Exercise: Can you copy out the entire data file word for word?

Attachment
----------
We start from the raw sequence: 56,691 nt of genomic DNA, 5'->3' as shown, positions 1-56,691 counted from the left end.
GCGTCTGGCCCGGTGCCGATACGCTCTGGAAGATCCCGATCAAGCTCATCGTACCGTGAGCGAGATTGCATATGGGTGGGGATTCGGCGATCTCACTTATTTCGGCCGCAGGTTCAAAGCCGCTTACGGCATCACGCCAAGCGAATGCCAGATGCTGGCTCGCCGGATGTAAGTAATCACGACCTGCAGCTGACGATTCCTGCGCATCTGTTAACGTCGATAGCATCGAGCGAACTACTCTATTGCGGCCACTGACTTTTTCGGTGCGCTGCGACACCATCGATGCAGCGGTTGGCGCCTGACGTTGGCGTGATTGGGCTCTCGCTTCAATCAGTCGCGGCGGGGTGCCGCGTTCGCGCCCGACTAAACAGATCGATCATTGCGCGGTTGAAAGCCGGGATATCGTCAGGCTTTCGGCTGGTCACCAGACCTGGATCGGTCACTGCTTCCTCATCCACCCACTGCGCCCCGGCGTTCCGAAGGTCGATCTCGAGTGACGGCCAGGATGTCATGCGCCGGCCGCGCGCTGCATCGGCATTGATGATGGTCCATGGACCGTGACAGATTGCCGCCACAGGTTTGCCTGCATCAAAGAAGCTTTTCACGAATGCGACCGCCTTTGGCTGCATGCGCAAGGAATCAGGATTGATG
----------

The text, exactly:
We start from the raw sequence: 56,691 nt of genomic DNA, 5'->3' as shown, positions 1-56,691 counted from the left end.
GCGTCTGGCCCGGTGCCGATACGCTCTGGAAGATCCCGATCAAGCTCATCGTACCGTGAGCGAGATTGCATATGGGTGGGGATTCGGCGATCTCACTTATTTCGGCCGCAGGTTCAAAGCCGCTTACGGCATCACGCCAAGCGAATGCCAGATGCTGGCTCGCCGGATGTAAGTAATCACGACCTGCAGCTGACGATTCCTGCGCATCTGTTAACGTCGATAGCATCGAGCGAACTACTCTATTGCGGCCACTGACTTTTTCGGTGCGCTGCGACACCATCGATGCAGCGGTTGGCGCCTGACGTTGGCGTGATTGGGCTCTCGCTTCAATCAGTCGCGGCGGGGTGCCGCGTTCGCGCCCGACTAAACAGATCGATCATTGCGCGGTTGAAAGCCGGGATATCGTCAGGCTTTCGGCTGGTCACCAGACCTGGATCGGTCACTGCTTCCTCATCCACCCACTGCGCCCCGGCGTTCCGAAGGTCGATCTCGAGTGACGGCCAGGATGTCATGCGCCGGCCGCGCGCTGCATCGGCATTGATGATGGTCCATGGACCGTGACAGATTGCCGCCACAGGTTTGCCTGCATCAAAGAAGCTTTTCACGAATGCGACCGCCTTTGGCTGCATGCGCAAGGAATCAGGATTGATG